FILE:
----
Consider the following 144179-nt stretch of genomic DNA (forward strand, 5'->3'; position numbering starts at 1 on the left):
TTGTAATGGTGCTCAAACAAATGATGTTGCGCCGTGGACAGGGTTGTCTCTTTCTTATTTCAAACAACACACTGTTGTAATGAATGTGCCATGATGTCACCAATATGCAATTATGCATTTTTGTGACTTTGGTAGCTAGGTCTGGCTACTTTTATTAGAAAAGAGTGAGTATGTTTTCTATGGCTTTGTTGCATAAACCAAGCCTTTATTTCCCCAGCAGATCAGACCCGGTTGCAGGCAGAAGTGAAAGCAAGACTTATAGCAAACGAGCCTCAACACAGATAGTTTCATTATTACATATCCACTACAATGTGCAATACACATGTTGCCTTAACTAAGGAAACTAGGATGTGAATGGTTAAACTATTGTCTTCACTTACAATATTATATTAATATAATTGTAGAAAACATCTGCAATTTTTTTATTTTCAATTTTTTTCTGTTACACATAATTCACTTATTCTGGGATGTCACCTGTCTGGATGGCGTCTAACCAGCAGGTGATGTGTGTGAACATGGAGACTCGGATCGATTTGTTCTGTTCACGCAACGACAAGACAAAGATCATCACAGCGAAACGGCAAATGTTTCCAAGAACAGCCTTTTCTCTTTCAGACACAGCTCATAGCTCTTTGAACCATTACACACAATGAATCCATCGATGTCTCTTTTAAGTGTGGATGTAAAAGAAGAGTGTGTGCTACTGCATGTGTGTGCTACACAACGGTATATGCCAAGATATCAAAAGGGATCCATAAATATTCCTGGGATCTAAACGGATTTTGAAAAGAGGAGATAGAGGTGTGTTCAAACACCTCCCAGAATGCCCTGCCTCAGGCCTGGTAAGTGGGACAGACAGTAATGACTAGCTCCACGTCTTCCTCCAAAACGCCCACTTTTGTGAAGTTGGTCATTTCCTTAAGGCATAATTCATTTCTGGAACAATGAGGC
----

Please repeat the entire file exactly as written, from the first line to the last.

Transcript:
Consider the following 144179-nt stretch of genomic DNA (forward strand, 5'->3'; position numbering starts at 1 on the left):
TTGTAATGGTGCTCAAACAAATGATGTTGCGCCGTGGACAGGGTTGTCTCTTTCTTATTTCAAACAACACACTGTTGTAATGAATGTGCCATGATGTCACCAATATGCAATTATGCATTTTTGTGACTTTGGTAGCTAGGTCTGGCTACTTTTATTAGAAAAGAGTGAGTATGTTTTCTATGGCTTTGTTGCATAAACCAAGCCTTTATTTCCCCAGCAGATCAGACCCGGTTGCAGGCAGAAGTGAAAGCAAGACTTATAGCAAACGAGCCTCAACACAGATAGTTTCATTATTACATATCCACTACAATGTGCAATACACATGTTGCCTTAACTAAGGAAACTAGGATGTGAATGGTTAAACTATTGTCTTCACTTACAATATTATATTAATATAATTGTAGAAAACATCTGCAATTTTTTTATTTTCAATTTTTTTCTGTTACACATAATTCACTTATTCTGGGATGTCACCTGTCTGGATGGCGTCTAACCAGCAGGTGATGTGTGTGAACATGGAGACTCGGATCGATTTGTTCTGTTCACGCAACGACAAGACAAAGATCATCACAGCGAAACGGCAAATGTTTCCAAGAACAGCCTTTTCTCTTTCAGACACAGCTCATAGCTCTTTGAACCATTACACACAATGAATCCATCGATGTCTCTTTTAAGTGTGGATGTAAAAGAAGAGTGTGTGCTACTGCATGTGTGTGCTACACAACGGTATATGCCAAGATATCAAAAGGGATCCATAAATATTCCTGGGATCTAAACGGATTTTGAAAAGAGGAGATAGAGGTGTGTTCAAACACCTCCCAGAATGCCCTGCCTCAGGCCTGGTAAGTGGGACAGACAGTAATGACTAGCTCCACGTCTTCCTCCAAAACGCCCACTTTTGTGAAGTTGGTCATTTCCTTAAGGCATAATTCATTTCTGGAACAATGAGGC